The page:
• A material’s Td is an important factor when assembling PCBs because when a material reaches or surpasses its Td, changes to its properties are not reversible. This is in contrast to Tg, where properties will return to their original states once the material cools below the Tg range.
  • Choose a material where you can work in a temperature range that’s higher than Tg but well below Td. Most solder temperatures during board assembly are in the 200ºC to 260ºC range, so make sure Td is higher than this.

Coefficient of thermal expansion (CTE): The coefficient of thermal expansion, is the rate of expansion of a circuit board material when it heats up. CTE is measured in three dimensions (X, Y, and Z).

Thermal conductivity (k): Thermal conductivity is the property of a material to conduct heat; low thermal conductivity means low heat transfer while high conductivity means high heat transfer.

Chemical properties

The chemical properties of the dielectric material impact the thermal and electrical properties of a board. It also affects the ability of the board to resist conductive anode filament (CAF) formation. Some of the chemical properties are discussed below:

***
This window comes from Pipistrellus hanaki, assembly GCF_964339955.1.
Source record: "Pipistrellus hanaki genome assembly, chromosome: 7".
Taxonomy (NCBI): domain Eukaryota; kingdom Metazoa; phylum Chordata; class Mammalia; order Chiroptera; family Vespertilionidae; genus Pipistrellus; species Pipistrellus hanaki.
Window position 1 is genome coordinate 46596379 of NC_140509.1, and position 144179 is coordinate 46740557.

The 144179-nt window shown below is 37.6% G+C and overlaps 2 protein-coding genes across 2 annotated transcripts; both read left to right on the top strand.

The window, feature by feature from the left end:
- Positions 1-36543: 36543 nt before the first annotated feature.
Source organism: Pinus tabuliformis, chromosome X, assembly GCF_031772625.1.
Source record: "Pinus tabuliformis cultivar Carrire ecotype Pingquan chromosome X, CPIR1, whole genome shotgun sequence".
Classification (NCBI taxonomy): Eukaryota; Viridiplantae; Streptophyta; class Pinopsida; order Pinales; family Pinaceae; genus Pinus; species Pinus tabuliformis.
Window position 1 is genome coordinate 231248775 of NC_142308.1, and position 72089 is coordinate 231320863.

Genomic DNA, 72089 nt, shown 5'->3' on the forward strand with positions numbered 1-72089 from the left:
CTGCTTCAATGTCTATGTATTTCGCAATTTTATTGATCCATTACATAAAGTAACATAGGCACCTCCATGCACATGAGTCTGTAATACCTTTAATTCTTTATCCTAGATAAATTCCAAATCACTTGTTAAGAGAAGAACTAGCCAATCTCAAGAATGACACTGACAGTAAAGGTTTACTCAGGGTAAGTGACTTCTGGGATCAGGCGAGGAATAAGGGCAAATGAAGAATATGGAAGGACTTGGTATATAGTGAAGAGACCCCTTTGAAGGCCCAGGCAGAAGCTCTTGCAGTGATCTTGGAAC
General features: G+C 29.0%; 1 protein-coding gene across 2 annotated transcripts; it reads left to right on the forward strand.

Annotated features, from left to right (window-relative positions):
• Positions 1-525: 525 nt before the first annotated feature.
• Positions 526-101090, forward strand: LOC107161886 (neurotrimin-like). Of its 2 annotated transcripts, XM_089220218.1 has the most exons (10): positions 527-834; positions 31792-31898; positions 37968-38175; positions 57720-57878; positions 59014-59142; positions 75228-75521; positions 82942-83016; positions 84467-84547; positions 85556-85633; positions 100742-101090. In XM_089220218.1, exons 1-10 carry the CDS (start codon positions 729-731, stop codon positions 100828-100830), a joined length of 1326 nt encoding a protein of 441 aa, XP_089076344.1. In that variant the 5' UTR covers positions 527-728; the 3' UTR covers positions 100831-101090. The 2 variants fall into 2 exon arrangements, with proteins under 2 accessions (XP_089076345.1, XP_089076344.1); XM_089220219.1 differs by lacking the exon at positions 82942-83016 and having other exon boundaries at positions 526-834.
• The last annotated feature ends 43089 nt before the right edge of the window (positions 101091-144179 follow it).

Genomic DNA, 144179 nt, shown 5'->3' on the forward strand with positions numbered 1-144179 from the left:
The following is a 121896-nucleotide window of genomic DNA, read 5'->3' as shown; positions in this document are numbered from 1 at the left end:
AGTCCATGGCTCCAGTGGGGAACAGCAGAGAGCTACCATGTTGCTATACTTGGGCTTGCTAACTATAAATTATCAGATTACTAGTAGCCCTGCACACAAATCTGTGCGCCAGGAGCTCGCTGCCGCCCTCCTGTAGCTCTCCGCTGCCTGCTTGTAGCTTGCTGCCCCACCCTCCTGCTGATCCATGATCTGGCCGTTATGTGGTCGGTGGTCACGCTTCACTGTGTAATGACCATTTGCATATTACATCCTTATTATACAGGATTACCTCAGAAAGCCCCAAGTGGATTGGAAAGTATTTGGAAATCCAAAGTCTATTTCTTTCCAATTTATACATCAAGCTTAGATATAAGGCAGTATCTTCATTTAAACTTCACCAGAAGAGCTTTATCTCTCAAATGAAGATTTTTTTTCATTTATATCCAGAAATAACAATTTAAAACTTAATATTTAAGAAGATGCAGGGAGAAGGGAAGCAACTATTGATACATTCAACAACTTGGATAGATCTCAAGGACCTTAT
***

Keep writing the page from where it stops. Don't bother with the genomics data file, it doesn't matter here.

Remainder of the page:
• Moisture absorption: Moisture absorption is the ability of a substrate to resist water absorption when immersed in water. It is given by the percentage increase in the weight of a PCB material due to water absorption under controlled conditions as per standard test methods. Most of the materials have moisture absorption values in the range of 0.01% to 0.20%.
  • Methylene chloride resistance: It is the ability of a material to resist methylene chloride absorption. It is expressed by the percentage increase in the weight of a circuit board material due to exposure to or soaking in methylene chloride under controlled conditions. Most of the materials have methylene chloride resistance values in the range of 0.01% to 0.20%.

Mechanical properties

The mechanical properties of a material determine its ability to withstand external loads without losing its characteristics. Few of the mechanical properties are listed here:

  • Peel strength: Peel strength is a measure of the bond strength between the copper conductor and the dielectric material. It is expressed in pounds of force per linear inch. (PLI)